The fire was reported just after noon, according to the Licking County sheriffâ€™s office. According to police and fire scanner traffic, at least 23 units had responded to the facility in northwest Licking County and contained the fire to one building that was to house chickens.
â€śI think you can ban the use of certain fertilizers, coming up with segregation systems where fertilizers are used is a possibility, too. You have to go where the science leads you,â€ť Mr. FitzGerald said.
OFBF's Dr. Larry Antosch on PBS NEWSHOUR
â€śThe Humane Society of the United States is not trying to eliminate animal agriculture,â€ť Maxwell says. â€śIt does believe there are certain corporate industrialized ag policies and practices that are just inhumane.â€ť
The farm still offers apple tours, but it has expanded its educational offerings to the point where 15,000 youngsters annually participate in four different tours.
hey simulated the impact of climate change on agricultural production over the course of the 21st century and found that two-thirds of all land potentially suitable for agricultural use is already under cultivation.
Ohio AgrAbility conducts on-site assessments for the worker to determine how he or she performs their job and helps find solutions that will meet their needs. Often those solutions involve some form of assistive technology
OHIO â€” After requesting $18 million from the Agricultural Conservation Easement Program, Ohio landowners and farmland protection organizations received $8.3 million in funding.
This yearâ€™s winners, representing the five soil and water conservation districts in the state, were Gerald and Cheryl Whipple of Ottawa County; Steve and Beth Fulton of Medina County; Casey Clemens of Morgan County; Bruce and Carol Goodwin of Warren County; and Karl and Kevin Elder of Fairfield County.
Farmers in 22 northeastern and southern Ohio counties who suffered losses as a result of freezing weather between Jan. 1 and April 17 are eligible for help from the federal government.
Kok said the focus should be â€śqualityâ€ť no-till, which means using cover crops, buffer strips, crop rotation and paying attention to detail.
Henry County grain farmer Todd Hesterman is one of several who have opened their farms to on-farm research. At the end of one of his soybean fields are two water monitoring stations that measure tile flow, and automatically collect samples for nutrient analysis.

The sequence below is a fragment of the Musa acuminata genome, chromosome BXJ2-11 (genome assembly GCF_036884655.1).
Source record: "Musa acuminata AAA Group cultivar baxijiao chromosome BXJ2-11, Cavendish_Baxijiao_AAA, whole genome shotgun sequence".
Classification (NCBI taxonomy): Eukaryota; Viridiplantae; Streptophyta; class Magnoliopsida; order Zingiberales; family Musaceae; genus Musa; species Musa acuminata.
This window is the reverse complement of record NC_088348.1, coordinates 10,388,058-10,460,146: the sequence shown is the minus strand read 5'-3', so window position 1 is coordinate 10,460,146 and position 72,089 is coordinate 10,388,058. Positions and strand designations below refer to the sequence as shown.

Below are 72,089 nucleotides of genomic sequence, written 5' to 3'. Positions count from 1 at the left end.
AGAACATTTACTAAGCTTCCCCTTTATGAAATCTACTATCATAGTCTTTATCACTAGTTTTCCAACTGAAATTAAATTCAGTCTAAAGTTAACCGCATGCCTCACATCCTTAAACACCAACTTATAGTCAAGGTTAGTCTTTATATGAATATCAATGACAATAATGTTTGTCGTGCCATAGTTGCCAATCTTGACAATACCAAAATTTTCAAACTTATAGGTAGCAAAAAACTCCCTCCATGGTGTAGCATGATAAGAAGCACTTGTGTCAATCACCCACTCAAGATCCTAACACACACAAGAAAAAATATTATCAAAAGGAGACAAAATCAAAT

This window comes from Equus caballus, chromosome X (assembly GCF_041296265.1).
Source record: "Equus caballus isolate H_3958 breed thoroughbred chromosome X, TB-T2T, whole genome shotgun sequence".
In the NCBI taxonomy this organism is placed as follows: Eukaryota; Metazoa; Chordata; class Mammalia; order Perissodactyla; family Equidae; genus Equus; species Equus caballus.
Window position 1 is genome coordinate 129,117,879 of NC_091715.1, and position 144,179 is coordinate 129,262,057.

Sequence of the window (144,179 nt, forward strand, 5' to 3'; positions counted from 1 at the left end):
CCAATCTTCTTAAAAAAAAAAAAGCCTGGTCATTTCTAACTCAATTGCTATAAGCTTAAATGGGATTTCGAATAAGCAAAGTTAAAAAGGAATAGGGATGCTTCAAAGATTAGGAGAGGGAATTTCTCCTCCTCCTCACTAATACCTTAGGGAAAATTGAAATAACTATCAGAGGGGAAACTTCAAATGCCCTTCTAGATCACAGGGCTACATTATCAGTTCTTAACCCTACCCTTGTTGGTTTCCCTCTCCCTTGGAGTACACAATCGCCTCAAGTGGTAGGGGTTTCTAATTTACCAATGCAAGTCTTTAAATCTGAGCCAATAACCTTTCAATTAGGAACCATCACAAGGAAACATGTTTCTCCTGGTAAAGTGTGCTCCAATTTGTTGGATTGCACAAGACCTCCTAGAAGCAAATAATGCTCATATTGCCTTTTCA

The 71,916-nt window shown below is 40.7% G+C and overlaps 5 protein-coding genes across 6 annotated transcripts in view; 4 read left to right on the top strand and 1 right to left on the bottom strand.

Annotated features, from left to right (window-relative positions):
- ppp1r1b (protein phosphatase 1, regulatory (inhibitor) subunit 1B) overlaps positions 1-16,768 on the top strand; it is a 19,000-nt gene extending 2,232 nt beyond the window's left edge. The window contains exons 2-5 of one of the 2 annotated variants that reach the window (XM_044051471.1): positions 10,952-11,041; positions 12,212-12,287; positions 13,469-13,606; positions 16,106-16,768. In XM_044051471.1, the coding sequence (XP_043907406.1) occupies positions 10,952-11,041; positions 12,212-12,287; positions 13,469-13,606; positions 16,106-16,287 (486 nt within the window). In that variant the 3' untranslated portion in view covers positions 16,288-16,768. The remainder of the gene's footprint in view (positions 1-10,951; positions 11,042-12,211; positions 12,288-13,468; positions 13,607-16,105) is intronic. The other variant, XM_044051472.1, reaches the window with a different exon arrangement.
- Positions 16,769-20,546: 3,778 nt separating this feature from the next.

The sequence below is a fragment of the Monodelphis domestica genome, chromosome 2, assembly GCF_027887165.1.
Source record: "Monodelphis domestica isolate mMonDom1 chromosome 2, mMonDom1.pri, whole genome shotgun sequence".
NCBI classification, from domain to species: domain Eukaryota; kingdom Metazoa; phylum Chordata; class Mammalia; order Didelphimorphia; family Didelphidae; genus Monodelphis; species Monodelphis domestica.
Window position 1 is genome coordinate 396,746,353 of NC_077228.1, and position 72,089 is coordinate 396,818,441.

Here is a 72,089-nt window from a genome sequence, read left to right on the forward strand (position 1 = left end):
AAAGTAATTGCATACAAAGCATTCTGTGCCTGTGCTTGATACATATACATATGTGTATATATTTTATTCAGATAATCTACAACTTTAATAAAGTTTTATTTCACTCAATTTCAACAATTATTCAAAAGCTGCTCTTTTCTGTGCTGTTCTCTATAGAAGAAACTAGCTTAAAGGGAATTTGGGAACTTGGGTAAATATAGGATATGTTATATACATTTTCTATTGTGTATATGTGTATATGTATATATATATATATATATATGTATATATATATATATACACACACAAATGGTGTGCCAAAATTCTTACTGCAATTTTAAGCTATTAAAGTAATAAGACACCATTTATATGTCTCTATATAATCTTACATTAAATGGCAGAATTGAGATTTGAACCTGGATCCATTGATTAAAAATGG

The Ohio Farmers Union will bring together scientists and agricultural experts in late September in a forum on seeking solutions for the annual algal blooms in the western basin of Lake Erie. OFU President Joe Logan said itâ€™s important for farmers to acknowledge their part in Lake Erieâ€™s woes.
WAUSEON, Ohio â€” The rules are changing on how Ohioâ€™s farmers can apply fertilizer to their fields â€” and many farmers are OK with that.
During the Vice Presidentâ€™s lunch at the Farm Science Review on Tuesday, September 16, Dean Bruce McPheron described the Field to Faucet initiative as an end-to-end solution.
â€śSome of the things will be short term wins, some of them we know will be longer term wins,â€ť said McPheron. â€śBut we have to be working on them today.â€ť
The moderator of the panel discussion, KQED Radio reporter/anchor Rachael Myrow, described the agriculture beat as "the intersection between fashion, health and politics."
Andrew Dunham, who is the fifth generation of his family to farm this land, says what little edible material accumulates that doesnâ€™t get off the farm, is put back into the soil as part of a compost pile.
the country is seeing "growing numbers of very small and very large farms and declining numbers of mid-sized farms."
â€śThe agenciesâ€™ attempt to expand their jurisdiction under the Clean Water Act will have serious consequences for the nationâ€™s economy, threaten jobs and restrict landowners to make decisions about their property,â€ť said Gibbs, R-Lakeville, a co-sponsor and chairman of the subcommittee that held hearings on the bill.
The group Food & Water Watch filed suit in federal court to stop the implementation of the New Poultry Inspection System (NPIS) rules.
Even with the expected slowdown in asset growth, the sector's financial position remains strong due to the historically low level of debt relative to assets and equity.
Author Tamar Haspel will be our guest on Town Hall Ohio Sep. 20 & 21.
I'm very positive about this industry despite the challenges, despite the issues,â€ť Vilsack said at a conference sponsored by Growth Energy, an ethanol trade group. â€śI want you to know that I'm committed, that the administration is committed. You cannot let one decision . . . slow the process downâ€ť
Star of the West Milling Company, of Frankenmuth, Mich., is set to build a mill in Willard, in southern Huron County, that will have the ability to produce one million pounds of flour a day.
â€śThe 2014 Farm Science Review was bigger and better than ever,â€ť said Chuck Gamble, Review manager. â€śWeâ€™ve had a lot of positive feedback from both exhibitors and attendees about their show experience, and weâ€™re very pleased with our attendance numbers this week.â€ť